# Probability of Successive Integers

### Problem ### Solution 1

The answer is $1 - {86 \choose 5}/{90 \choose 5} \approx 0.2076$.

The tricky part is counting the number of ways to choose $5$ non-adjacent numbers from $10$ through $99.$ Below I show that this is $\displaystyle {86\choose 5}$ using a 1-1 correspondence involving adding/removing padding to bit-strings.

For simplicity, it is helpful to first subtract $9$ from each number, so they range from $1$ through $90.$

Choose $5$ non-adjacent numbers from $1$ through $86.$ Write them as a bit string in which there is a $1$ in position $N$ just when $N$ was chosen.

For example, the choice $\{2,3,6,8,86\}$ would look like this:

$\overbrace{0110010100\dots001}^{\mathrm{\ (86\ bits)}}$

Now add a zero between each pair of ones. That will be four additional zeros. The string becomes:

$\overbrace{01010001001000\dots001}^{\mathrm{\ (90\ bits)}}$

The second string represents $5$ numbers chosen from $1$ through $90$ with no adjacent numbers. To convert any such string to a selection of numbers from $1$ through $86,$ remove a zero between each pair of ones.

### Solution 2

First, consider the event that no two chosen numbers are adjacent. Let the five chosen numbers sorted in increasing order be $a_j~(j=1,2,\ldots,5)$. Define five groups of consecutive numbers: $G_1=(a_1,\ldots,a_2-1)$, $G_2=(a_2,\ldots,a_3-1),$...,$G_4=(a_4,\ldots,a_5-1)$, and $G_5=(a_5,...,99)$. Note, numbers less that $a_1$ don't fall in any of the five groups. Lump those numbers in a group $G_0$. For no two of the five numbers to be adjacent, the groups $G_1-G_4$ need to have at least two elements. $G_5$ will have at least one element as $a_5\leq 99$, and $G_0$ can have no element. If $N_i$ is the number of elements in group $G_i$, the number of ways of choosing the numbers under the constraint is the number of solutions of $N_0+N_1+N_2+\ldots+N_5=90$ such that $N_i\geq2$ for $0\lt i\lt 5$, $N_5\geq 1$, and $N_0\geq 0$. This is equivalent to the number of solutions of $N_0+N_1+N_2+\ldots+N_5=90-4+1=87$ under the modified constraint $N_i\geq 1$. The number of solutions is ${87-1\choose 6-1}={86\choose 5}$.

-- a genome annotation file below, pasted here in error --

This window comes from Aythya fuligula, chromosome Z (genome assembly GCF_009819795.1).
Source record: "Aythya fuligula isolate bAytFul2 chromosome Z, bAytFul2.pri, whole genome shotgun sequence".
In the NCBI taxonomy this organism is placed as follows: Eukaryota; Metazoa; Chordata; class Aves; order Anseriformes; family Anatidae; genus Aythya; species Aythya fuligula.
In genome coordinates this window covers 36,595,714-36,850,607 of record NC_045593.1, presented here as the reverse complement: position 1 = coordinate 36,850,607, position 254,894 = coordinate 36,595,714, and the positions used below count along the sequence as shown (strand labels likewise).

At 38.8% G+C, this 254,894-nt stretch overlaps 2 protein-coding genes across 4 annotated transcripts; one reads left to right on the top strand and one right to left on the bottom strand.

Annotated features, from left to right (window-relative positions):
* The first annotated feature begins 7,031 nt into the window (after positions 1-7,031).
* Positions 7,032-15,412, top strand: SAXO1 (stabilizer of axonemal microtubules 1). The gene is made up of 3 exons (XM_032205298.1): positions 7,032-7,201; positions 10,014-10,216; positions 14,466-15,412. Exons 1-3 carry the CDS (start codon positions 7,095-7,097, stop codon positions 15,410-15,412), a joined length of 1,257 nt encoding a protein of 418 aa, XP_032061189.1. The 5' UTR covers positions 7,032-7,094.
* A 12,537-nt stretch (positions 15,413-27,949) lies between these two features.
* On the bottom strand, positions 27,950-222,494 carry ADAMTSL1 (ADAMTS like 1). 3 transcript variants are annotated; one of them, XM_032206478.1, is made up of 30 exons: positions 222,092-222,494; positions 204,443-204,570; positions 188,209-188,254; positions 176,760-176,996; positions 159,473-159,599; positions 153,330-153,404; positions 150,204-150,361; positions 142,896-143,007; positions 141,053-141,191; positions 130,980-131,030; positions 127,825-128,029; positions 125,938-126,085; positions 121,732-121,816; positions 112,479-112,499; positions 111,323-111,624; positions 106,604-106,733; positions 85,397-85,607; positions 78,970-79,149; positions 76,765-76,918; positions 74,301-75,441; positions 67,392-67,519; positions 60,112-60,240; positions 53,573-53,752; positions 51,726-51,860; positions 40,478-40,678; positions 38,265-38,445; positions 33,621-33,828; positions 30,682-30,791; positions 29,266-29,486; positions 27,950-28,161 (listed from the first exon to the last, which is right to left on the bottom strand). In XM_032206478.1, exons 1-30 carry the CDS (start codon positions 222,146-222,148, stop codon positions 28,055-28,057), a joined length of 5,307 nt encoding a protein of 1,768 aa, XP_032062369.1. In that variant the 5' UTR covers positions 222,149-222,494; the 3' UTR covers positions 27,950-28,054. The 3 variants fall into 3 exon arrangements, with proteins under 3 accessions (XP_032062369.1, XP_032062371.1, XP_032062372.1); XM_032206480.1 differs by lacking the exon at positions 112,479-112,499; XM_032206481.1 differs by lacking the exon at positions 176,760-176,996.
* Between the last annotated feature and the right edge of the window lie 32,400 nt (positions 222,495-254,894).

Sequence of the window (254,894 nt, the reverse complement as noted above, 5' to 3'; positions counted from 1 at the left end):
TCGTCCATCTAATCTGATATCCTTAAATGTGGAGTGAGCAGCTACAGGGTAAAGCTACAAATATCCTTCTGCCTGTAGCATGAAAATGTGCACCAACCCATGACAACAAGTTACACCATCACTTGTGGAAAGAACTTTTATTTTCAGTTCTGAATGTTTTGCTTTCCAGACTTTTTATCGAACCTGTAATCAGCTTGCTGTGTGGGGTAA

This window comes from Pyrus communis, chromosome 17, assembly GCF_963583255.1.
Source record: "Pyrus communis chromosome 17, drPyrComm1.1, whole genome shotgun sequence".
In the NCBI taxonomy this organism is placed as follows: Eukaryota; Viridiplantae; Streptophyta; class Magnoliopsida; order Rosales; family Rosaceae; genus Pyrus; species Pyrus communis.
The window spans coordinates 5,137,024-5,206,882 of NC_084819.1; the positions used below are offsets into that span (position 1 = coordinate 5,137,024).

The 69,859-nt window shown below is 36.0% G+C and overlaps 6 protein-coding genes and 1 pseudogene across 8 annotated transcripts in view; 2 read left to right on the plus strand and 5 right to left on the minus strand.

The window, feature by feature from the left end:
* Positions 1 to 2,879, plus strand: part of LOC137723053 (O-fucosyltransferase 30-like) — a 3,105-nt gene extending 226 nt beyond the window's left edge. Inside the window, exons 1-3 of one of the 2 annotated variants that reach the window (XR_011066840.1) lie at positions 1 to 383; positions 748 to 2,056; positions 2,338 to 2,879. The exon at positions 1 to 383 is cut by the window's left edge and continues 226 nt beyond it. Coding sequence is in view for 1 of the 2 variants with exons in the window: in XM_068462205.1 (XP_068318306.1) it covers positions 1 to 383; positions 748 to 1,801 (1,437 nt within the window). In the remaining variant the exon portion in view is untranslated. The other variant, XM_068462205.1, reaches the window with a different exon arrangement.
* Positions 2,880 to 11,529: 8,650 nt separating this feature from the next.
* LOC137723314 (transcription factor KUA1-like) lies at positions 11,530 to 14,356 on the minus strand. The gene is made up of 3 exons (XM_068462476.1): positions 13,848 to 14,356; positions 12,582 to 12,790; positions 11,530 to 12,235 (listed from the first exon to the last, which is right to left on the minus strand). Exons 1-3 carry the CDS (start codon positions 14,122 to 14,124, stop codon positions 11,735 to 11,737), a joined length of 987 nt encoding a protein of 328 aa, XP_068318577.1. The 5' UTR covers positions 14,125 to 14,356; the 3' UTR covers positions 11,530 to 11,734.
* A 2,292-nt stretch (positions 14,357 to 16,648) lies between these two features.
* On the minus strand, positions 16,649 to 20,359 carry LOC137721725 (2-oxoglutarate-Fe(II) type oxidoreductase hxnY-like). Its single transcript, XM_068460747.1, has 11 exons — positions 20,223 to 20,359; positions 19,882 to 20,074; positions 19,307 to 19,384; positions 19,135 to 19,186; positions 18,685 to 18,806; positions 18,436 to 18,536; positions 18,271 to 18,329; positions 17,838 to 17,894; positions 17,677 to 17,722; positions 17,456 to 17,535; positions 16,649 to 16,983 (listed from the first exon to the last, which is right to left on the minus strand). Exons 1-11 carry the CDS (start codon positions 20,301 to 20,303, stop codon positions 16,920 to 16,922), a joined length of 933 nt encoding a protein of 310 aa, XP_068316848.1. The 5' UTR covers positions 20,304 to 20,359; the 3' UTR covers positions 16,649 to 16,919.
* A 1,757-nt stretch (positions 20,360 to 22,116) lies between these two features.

Thus, the required probability is $\displaystyle 1-{86\choose 5}/{90\choose 5}\approx 0.207$.

### Solution 3

Count choices which fail. All are given uniquely by:

Start with even numbers. Starting with the highest and working down randomly decide whether to increment it and all higher numbers. If the highest is 96 or 98 we can choose to increment max 3 or 1 times.

$\displaystyle 1-\frac{{43\choose 5}\times 2^5+{43\choose 4}\times 26+{44\choose 4}\times 6}{{90\choose 5}}$

Exact result: $\displaystyle\frac{106081}{511038}.$

### Solution 4

We can use the urn model we've used before. Let $x_2, \ldots, x_5 \ge 1,$ $x_1 \ge 9,$ $x_6 \ge 0$ and $x_1+\ldots+x_5+x_6 = 99-5 = 94.$ Our numbers $y_i$ for $i = 1,2,3,4,5$ equal $y_i = x_1+\ldots+x_i + i.$ The number of ways to assign these values is $\displaystyle {94-4-9+5\choose 5} = {86\choose 5},$ hence $\displaystyle p = 1-{86\choose 5}/{90\choose 5}.$

### Acknowledgment

This is problem 2 from the Kurschak Contest 1970. Caame across that problem in Arbelos (1983, v 2, n 3, p 13), a now defunct magazine published by Samuel L. Greitzer.

Solution 1 is by Josh Jordan; Solution 2 is by Amit Itagi; Solution 3 is by Stephen Morris; Solution 4 is by Christopher D. Long.